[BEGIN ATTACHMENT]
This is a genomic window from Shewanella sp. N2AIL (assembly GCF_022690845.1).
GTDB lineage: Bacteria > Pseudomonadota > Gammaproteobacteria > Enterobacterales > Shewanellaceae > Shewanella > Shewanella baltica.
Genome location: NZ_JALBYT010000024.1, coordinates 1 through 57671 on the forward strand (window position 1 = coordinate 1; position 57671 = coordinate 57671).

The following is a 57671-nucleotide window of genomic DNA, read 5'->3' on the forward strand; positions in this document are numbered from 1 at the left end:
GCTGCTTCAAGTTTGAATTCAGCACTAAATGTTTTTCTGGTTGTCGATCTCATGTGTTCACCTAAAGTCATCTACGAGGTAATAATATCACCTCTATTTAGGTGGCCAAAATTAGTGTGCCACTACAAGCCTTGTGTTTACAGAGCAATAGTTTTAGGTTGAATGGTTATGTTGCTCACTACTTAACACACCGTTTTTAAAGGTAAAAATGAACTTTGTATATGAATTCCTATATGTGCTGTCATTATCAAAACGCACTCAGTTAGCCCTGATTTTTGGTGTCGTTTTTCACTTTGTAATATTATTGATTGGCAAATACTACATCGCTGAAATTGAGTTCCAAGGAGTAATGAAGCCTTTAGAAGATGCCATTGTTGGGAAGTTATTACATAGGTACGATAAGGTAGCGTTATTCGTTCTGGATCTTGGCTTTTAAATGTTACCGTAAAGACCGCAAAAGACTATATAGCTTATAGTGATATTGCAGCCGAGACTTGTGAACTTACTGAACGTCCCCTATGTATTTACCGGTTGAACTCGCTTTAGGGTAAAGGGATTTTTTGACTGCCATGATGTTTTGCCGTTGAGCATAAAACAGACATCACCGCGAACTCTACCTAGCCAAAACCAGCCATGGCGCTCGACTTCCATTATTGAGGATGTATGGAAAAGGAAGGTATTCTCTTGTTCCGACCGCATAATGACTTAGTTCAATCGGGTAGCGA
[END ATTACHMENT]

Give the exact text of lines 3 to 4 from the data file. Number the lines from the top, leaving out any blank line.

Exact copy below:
Genome location: NZ_JALBYT010000024.1, coordinates 1 through 57671 on the forward strand (window position 1 = coordinate 1; position 57671 = coordinate 57671).

The following is a 57671-nucleotide window of genomic DNA, read 5'->3' on the forward strand; positions in this document are numbered from 1 at the left end: